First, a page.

This book tells the story of the company and the family behind it. In the seventeenth century, the
Jowitts were persecuted for being Quakers. By hard work and moderate habits, they escaped poverty to become leading opinion-formers and benefactors in nineteenth-century Leeds. They backed the Reform Bill, fought tirelessly against the slave trade and were instrumental in setting up the Leeds branch of the Cotton Districts Relief Fund. Th ey were a major force behind the General Infirmary, the Medical School and the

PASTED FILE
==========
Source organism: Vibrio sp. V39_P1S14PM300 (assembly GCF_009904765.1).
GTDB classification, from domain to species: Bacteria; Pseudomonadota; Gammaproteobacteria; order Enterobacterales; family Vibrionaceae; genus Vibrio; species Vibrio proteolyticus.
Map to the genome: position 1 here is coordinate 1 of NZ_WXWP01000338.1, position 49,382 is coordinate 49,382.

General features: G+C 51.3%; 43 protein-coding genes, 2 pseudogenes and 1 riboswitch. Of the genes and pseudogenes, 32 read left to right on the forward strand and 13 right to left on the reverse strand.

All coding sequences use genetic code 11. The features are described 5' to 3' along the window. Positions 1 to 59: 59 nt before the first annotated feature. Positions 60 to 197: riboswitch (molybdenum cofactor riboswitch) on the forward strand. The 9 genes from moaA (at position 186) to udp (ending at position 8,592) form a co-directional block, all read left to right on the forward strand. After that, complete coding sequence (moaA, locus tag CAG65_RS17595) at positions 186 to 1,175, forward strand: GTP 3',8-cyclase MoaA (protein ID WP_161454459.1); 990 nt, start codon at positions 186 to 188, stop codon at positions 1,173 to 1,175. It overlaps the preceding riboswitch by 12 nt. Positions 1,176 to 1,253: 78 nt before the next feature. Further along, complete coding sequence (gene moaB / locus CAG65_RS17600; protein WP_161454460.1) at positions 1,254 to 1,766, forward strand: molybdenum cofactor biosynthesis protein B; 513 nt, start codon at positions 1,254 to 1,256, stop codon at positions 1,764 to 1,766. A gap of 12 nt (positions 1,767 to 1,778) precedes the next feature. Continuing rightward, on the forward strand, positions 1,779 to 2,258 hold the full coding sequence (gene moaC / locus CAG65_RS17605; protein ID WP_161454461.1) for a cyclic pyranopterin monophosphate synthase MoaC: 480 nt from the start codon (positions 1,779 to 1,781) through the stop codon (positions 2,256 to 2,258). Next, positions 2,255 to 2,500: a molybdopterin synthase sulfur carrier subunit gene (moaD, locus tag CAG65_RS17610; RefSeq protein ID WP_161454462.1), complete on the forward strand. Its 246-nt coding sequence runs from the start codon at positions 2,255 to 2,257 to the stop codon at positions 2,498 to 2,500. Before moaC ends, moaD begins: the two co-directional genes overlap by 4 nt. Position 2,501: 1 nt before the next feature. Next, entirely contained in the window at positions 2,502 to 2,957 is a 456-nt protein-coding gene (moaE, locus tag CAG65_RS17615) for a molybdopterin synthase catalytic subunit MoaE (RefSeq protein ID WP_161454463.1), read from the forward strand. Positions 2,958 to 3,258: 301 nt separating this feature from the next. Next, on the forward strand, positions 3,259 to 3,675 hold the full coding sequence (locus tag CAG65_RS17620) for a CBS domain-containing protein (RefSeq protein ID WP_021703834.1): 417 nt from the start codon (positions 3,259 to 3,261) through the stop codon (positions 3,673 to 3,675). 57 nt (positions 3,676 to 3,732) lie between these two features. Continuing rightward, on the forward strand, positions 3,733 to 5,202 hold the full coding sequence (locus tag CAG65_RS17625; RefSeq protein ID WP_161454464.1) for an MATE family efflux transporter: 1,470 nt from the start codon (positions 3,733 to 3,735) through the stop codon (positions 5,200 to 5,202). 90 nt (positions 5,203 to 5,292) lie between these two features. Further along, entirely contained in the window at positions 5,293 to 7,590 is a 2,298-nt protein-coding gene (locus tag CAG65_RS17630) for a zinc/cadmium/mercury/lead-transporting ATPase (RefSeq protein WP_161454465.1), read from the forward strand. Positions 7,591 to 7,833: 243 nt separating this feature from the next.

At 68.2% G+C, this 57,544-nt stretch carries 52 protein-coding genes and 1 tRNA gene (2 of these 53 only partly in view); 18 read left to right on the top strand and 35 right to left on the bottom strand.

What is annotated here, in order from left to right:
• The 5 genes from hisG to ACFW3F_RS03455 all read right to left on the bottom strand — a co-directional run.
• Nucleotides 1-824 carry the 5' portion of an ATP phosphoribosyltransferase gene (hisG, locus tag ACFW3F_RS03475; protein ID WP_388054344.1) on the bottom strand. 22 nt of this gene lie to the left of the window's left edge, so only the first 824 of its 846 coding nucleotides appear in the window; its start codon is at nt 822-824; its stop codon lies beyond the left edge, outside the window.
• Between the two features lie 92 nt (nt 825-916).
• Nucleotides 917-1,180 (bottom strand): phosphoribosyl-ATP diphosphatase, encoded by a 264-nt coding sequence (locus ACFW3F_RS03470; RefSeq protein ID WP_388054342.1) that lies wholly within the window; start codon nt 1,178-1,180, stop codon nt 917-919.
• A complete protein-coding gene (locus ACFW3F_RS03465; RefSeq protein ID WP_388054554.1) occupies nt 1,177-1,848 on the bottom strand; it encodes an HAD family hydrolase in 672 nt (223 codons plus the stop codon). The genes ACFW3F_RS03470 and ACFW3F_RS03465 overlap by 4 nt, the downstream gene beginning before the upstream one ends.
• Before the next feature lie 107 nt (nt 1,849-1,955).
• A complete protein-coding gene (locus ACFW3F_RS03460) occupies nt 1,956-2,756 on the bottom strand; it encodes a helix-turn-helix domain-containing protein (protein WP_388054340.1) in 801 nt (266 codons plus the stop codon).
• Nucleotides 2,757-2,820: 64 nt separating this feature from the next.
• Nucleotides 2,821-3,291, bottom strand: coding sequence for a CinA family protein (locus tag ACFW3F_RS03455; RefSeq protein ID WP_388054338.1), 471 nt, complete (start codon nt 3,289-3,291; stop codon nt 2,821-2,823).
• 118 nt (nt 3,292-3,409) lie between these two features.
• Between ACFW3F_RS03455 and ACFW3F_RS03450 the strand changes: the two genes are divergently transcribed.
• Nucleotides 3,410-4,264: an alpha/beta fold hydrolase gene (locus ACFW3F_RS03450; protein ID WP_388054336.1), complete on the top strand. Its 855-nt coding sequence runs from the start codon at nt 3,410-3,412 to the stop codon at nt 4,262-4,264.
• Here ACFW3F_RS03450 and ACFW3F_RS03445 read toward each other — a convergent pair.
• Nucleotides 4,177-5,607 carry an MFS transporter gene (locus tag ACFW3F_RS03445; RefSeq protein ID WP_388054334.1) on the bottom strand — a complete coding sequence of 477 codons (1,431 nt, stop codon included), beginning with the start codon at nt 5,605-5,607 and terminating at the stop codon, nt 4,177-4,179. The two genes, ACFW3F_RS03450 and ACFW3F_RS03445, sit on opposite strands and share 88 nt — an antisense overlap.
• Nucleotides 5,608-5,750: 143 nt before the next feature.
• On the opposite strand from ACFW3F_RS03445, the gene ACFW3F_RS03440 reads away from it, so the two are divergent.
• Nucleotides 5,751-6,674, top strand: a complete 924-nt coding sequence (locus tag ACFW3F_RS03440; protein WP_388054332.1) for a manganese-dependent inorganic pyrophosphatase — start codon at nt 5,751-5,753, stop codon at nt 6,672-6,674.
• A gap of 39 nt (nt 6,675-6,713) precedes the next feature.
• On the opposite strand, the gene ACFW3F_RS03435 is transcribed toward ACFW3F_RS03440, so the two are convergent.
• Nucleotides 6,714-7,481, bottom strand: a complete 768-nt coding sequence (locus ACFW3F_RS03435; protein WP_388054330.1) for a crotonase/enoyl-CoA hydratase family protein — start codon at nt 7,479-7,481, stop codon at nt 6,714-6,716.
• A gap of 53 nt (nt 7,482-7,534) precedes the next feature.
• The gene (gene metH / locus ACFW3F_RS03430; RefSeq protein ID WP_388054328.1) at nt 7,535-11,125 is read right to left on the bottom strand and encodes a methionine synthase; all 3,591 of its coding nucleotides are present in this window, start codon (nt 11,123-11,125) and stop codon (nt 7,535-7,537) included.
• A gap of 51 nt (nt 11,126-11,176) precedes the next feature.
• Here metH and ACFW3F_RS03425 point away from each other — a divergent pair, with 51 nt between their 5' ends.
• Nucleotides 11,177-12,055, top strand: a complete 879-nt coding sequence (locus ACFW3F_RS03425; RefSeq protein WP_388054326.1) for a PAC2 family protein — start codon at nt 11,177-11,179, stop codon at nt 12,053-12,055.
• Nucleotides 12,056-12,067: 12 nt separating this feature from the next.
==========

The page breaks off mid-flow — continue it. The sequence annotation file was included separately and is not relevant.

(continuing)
As well as business records and newspaper articles, the book draws upon unpublished diaries which give a fascinating glimpse into the private lives of the Jowitts, in particular John Jowitt junior and Deborah Benson's trip to Europe in 1835, the year before their marriage. The diaries also shed light on the family's central role in the Beaconite controversy which caused many, including the Jowitts, to leave the Society of Friends.
Peter Danckwerts studied at Oxford Polytechnic, the University of Leeds, the Open University and Birkbeck College, University of London.